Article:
Were You Injured in a Workplace Accident?

 

When a worker is hurt in the course of employment, the person is entitled to make a claim under workers’ compensation laws. The workers’ compensation attorneys at Tremont Sheldon Robinson Mahoney P.C. have a long history of fighting for the rights of workers and of maximizing the recoveries for their injuries from all available sources. Our firm has been recognized as a leader in workers’ compensation throughout the state of Connecticut.

Workers’ Compensation Benefits May Be Available

Most employers are required to provide workers’ compensation coverage. The injured worker is able to make a claim for payment of medical expenses and can also receive partial payment for lost time from work. The coverage provides for both temporary and permanent disability benefits. For most workplace accidents, workers’ compensation insurance provides the sole means of recovery. However, when the accident is caused by the fault of someone other than the employer or a fellow employee, the injured worker may have a right to sue in court.

If you are a uniformed member of a paid municipal fire department or a regular member of a paid municipal police department who was hired before July 1, 1996, you may qualify for benefits under Connecticut’s Heart & Hypertension Act (C.G.S. Sec. 7-433c). Please refer to the information under workplace injuries common questions with regard to the Heart & Hypertension Act.

PTSD Benefits For Certain First Responders

A new law in Connecticut, which became effective on July 1, 2019, allows police officers, firefighters and parole officers to apply for certain workers’ compensation benefits if they are diagnosed with post-traumatic stress disorder after witnessing a distressing event in the line of duty. 

Previously, such first responders were permitted to file a workers’ compensation claim for a mental health injury only when it was accompanied by a physical injury. The new law expands that coverage to such employees who have experienced one of the following: witnessing the death of a person; witnessing an injury that causes the death of a person shortly thereafter; treating an injured person who dies shortly thereafter; carrying an injured person who dies shortly thereafter; viewing a deceased minor; and witnessing an incident that causes a person to lose a body part, to suffer a loss of function or that results in permanent disfigurement. This legislation also mandates a study of possible further expansion of such benefits to include other emergency medical responders.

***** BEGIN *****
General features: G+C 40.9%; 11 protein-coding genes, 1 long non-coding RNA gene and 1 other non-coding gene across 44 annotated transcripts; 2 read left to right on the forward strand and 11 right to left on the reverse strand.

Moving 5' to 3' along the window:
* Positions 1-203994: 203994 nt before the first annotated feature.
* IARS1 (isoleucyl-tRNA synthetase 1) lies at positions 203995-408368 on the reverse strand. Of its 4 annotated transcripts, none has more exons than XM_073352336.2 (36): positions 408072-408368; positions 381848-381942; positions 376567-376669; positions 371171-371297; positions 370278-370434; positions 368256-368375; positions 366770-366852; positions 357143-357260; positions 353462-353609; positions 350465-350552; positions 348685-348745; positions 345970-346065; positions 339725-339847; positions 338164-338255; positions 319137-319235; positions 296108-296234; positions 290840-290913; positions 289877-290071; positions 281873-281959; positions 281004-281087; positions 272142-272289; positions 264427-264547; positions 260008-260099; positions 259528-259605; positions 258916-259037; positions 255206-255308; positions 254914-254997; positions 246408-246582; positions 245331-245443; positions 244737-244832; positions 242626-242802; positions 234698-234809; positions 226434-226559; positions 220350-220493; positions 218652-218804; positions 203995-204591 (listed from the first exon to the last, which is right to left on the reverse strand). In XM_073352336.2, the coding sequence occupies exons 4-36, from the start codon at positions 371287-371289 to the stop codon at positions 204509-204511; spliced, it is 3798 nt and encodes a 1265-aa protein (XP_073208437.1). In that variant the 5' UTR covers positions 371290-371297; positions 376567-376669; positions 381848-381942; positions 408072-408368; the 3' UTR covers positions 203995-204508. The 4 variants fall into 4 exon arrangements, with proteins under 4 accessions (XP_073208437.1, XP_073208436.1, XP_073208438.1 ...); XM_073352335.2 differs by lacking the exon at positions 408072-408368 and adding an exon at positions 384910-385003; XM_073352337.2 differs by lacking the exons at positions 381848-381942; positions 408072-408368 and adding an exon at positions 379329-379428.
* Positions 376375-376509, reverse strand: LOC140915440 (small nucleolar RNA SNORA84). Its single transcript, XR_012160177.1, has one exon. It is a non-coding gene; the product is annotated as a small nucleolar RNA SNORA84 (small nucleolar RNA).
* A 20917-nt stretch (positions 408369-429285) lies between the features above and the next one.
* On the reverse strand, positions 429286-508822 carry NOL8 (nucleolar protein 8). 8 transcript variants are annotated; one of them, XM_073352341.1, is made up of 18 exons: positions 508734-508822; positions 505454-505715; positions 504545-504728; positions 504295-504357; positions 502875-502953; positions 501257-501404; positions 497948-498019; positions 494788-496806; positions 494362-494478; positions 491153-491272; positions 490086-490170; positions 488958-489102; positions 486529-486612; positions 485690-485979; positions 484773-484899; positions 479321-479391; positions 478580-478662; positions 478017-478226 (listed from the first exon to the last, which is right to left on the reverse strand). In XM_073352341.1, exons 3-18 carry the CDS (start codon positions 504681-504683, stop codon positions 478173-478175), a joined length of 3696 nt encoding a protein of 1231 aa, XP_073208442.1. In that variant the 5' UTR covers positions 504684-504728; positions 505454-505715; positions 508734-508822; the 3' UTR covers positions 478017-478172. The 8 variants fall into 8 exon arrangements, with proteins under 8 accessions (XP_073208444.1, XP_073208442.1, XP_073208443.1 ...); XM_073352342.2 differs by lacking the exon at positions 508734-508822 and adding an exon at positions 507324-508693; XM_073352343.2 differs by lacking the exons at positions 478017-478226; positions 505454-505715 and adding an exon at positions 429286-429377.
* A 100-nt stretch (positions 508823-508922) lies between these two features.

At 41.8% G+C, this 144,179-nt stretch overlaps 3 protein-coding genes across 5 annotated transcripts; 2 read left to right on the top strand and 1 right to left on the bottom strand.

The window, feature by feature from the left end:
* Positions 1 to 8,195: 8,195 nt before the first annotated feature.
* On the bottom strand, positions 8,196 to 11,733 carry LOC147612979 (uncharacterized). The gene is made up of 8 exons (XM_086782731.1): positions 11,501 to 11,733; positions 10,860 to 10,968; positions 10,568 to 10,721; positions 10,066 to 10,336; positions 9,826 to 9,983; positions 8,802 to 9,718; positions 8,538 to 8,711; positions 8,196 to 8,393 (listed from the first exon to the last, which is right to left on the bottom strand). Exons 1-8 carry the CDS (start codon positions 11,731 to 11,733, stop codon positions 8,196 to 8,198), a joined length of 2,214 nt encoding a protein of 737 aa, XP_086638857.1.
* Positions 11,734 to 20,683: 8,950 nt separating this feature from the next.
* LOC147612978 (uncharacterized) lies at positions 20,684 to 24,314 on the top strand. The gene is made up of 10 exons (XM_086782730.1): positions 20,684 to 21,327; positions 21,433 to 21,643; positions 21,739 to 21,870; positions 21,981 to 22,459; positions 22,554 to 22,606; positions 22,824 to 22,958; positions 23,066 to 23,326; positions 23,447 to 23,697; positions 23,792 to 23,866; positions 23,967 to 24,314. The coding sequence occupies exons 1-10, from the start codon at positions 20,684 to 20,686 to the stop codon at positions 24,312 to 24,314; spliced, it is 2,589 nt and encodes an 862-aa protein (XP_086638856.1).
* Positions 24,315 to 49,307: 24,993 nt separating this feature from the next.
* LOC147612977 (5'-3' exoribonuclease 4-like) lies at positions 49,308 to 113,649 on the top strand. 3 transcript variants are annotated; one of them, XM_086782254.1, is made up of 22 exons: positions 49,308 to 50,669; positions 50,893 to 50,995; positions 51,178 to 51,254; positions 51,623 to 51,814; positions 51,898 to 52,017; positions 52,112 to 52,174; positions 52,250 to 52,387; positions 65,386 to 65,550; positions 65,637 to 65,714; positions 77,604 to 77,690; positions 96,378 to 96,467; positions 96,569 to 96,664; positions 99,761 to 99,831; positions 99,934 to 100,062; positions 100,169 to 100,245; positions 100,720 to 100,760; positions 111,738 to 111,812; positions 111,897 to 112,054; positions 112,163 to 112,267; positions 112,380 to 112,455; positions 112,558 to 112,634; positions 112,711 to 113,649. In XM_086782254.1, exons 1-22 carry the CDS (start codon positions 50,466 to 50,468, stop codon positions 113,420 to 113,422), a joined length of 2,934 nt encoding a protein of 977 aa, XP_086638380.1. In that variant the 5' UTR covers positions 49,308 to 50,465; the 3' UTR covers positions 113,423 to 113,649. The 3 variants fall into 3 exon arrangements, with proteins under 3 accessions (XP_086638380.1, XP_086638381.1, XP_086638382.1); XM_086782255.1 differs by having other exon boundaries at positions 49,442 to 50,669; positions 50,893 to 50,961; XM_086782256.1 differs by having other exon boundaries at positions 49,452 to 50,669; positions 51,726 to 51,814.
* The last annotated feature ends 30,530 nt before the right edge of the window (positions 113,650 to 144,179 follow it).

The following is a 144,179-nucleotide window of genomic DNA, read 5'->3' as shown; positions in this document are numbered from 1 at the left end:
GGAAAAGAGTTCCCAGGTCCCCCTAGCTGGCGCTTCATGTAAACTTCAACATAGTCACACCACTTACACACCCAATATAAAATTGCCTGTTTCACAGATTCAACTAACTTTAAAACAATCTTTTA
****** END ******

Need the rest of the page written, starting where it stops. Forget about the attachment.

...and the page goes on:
Learn More About Your Rights

It’s important that you get help after your injury at work. Please contact the workers’ compensation lawyers at Tremont Sheldon Robinson Mahoney P.C. to evaluate your case. We’ll help you determine if it’s in your best interest to sue your employer for your injury and guide you through what to expect with your injury lawsuit in Connecticut. Call 203-212-9075 or contact us online to get started.

Workers’ Compensation Frequently Asked Questions

What should I do after being injured at work?

A. Immediately report the injury to your employer and seek medical treatment from the provider designated by your employer. 

Can I change physicians?

A. An injured employee may be able to change their physician if they are unhappy with their current medical treatment. To try and change your physician, you can get a referral to a different doctor from your current attending physician and obtain approval from your workers’ compensation insurance. Another option is to write to the Workers’ Compensation Commissioner in your district to try and have them approve of your new physician or to obtain an information hearing to discuss the matter further. 

Will I receive medical bills for my care after a work-related injury?

A. No. All medical bills for your workplace injury or illness should be covered and paid by your workers’ compensation provider.